The 1997-98 season was one wild rollercoaster ride for the Kent State men's basketball team, chalked full of enough climbs and descents to keep players feeling peaked well into the offseason.
But the slow late-season ascent seems to have settled coach Gary Waters' stomach.
The Golden Flashes won four of seven games to close the campaign, including a stunning upset victory over Akron in the Mid-American Conference Tournament quarterfinals that vaulted them into the MAC's Final Four for the first time since 1989.
The Flashes (13-17, 9-9 MAC) also finished .500 in the conference for the first time this decade even though they never won more than two games in a row while turning in a season-long string of up-and-down performances.
"It certainly was an interesting year," Waters smiled. "Consistency was definitely a problem, as we expected with such a young team. But in the end, things started to come together and the chemistry started to flow. We started to develop into the type of team that we'll be on a more consistent basis in the future."
Kent State took its lumps early on, losing 8 of its first 12 games and all three during a rugged trip to Hawaii in late December.
"We came out of the Hawaii trip disappointed and not sure how far we had come along because we were exhausted," said Waters. "Then we beat Western Michigan (Jan. 8), and that proved we could compete with anyone in this league. But even after that, we still struggled with consistency."
The ups and downs continued for the Flashes, who nevertheless still managed to climb into the second place in the MAC's East Division after being picked to finish dead last in the preseason.
"Our players laughed at that poll," said Waters. "Expectations weren't high from anyone else, but we knew we weren't a last-place team. We knew we could compete in this league. It took us a little longer because our returnees struggled for a while, but eventually we developed into a competitive team."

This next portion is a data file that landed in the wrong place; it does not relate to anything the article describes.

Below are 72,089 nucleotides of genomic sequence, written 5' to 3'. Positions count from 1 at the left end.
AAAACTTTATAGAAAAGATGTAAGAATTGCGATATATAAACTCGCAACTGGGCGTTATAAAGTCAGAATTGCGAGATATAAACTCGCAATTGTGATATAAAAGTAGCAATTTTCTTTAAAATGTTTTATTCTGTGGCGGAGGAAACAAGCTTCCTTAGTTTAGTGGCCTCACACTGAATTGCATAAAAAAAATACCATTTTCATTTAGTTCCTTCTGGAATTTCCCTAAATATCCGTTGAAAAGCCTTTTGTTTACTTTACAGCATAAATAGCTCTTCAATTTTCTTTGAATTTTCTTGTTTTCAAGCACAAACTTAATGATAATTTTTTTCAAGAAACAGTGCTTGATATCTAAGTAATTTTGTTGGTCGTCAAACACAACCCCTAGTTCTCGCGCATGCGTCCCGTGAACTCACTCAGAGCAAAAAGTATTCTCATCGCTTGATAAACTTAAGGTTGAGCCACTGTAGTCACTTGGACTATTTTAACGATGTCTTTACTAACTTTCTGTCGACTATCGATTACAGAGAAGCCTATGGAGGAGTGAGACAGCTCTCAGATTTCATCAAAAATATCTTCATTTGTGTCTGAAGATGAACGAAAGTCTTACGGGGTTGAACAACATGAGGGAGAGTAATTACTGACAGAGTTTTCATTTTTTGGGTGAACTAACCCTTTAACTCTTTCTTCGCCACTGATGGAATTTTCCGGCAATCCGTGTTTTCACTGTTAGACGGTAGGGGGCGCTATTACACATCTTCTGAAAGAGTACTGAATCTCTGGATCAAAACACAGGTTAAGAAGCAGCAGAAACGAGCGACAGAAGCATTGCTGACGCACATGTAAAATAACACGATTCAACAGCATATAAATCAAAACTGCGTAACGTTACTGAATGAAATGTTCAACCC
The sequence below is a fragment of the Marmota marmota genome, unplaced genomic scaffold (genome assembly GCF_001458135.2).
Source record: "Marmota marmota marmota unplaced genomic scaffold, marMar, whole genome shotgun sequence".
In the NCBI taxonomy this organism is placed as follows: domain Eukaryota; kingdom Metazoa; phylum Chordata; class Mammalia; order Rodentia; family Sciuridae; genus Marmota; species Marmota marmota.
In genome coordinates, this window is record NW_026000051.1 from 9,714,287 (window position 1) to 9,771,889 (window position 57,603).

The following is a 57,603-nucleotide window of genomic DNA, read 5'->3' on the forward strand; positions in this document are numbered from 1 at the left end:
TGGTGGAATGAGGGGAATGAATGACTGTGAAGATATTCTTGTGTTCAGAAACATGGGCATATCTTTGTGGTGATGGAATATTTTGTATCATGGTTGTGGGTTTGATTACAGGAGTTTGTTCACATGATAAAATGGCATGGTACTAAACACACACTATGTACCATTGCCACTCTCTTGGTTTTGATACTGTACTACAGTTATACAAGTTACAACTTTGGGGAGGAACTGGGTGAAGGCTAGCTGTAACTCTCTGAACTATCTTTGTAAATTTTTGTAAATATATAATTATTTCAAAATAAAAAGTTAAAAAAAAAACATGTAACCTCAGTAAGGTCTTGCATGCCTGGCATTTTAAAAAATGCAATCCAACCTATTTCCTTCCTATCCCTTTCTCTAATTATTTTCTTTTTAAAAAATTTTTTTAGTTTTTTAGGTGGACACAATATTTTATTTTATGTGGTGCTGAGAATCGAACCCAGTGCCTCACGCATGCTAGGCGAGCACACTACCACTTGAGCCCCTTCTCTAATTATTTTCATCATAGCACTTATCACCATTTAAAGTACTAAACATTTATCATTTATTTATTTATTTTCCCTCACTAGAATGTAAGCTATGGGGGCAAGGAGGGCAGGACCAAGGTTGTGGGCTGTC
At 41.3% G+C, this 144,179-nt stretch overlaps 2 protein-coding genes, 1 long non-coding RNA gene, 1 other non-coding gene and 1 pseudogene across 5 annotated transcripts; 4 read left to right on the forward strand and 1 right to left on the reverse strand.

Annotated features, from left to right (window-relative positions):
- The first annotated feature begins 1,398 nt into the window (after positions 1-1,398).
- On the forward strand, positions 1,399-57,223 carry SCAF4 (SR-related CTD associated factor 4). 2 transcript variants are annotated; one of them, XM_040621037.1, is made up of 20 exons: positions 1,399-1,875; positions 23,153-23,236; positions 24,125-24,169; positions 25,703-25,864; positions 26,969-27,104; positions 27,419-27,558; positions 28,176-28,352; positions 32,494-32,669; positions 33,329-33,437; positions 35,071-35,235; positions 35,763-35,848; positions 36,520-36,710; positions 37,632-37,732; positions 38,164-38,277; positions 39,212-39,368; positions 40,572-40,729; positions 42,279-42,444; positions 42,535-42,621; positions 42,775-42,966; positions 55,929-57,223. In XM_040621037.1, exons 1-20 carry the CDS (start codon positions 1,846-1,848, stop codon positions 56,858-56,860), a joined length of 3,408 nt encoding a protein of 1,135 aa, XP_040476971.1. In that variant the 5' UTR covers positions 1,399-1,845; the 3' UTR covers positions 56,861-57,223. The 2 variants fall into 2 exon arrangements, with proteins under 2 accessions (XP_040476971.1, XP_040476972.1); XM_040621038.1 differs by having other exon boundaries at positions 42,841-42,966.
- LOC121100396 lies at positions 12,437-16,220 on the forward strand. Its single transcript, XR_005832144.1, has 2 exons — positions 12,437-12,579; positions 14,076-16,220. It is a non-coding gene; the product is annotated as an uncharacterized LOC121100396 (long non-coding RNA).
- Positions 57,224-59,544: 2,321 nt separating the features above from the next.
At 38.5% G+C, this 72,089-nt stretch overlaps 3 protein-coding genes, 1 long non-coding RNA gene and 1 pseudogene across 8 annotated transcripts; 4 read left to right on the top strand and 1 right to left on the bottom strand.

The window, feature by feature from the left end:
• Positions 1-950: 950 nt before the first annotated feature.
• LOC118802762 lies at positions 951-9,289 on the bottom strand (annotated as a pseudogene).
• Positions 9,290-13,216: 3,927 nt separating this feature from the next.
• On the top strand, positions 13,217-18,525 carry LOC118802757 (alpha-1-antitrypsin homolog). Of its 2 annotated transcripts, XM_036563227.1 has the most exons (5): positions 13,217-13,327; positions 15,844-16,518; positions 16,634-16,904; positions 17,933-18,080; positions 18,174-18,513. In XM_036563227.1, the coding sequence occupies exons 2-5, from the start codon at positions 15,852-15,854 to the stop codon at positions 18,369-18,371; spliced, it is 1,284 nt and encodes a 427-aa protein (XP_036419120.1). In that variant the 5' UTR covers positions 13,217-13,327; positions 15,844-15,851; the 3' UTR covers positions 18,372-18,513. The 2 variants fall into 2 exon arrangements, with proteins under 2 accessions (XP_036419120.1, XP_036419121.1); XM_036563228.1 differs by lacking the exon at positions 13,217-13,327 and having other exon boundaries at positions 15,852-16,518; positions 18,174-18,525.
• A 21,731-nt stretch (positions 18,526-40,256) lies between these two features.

And Kent State did it without a single senior or consistent scoring threat.
Freshman forward Kyrem Massey averaged a team-high 12 points per game, but he missed six games due to a foot injury and missed the MAC Tournament semifinal loss to Miami after he was suspended for delivering a blow to the head of Akron's Jami Bosley in their quarterfinal matchup.
"Kyrem probably grew the most this season," said Waters. "I think he really matured after experiencing all the things he did this year, and it will show next season."
Junior Ed Norvell's play seemed to dictate the team's overall performance. Norvell (9 points, 5.6 assists per game) struggled immensely early on, but came on strong as the season progressed.
"Norvell accepted the role we wanted him to as a leader and made everyone around him better," said Waters.
The KSU mentor also singled out the play of guards John Callaway (junior, 6.1 points per game, 3.4 rebounds per game) and Jose Davis (sophomore, 6.9 ppg), center John Whorton (sophomore, 11.4 ppg, 6.5 rpg) and former local high school stars Nate Meers (sophomore, Stow H.S.) and Mike Perry (freshman, Barberton H.S.).
"(Callaway) gave us some quality minutes offensively and defensively, and Jose solidified the point guard position, a spot we were really struggling with," said Waters. "Whorton gave us a presence inside, Perry (5.9 ppg, 3.5 rpg) gave us some much-needed enthusiasm early on and Meers (8.8 ppg, 41 percent 3-pointers) gave us firepower off the bench."
Waters will have all of his firepower back next year along with point guard Andrew Mitchell and swingman Eric Thomas (Prop 48s) and forward Rashaun Warren, who lost his academic eligibility after the first semester. Those players should help the Flashes in areas of weakness, according to Waters.
"We need to solidify the point guard position and add a good one in Mitchell next year," said Waters. "Thomas is a Kyrem Massey-type player who should help us immediately, and Warren gives us more strength inside.
"We can always use another guard who can score, and we need one more physical presence inside. But right now, I think I'll only bring in one new player at the most. I may just keep three scholarships for next year's early signing period and get exactly what I want."
Expectations have been relatively low during Waters' first two years at Kent State. But that will all change in 1998-99, a fact the KSU mentor readily acknowledges and welcomes with open arms.
"We're looking to propel ourselves into the upper echelon of the MAC next year," said Waters. "We'll have the players to play the style of basketball I want, and we'll be more experienced. Some people may not realize that the room for improvement is still very large with the players in this program. I assure you, the best of times for Kent basketball have yet to come."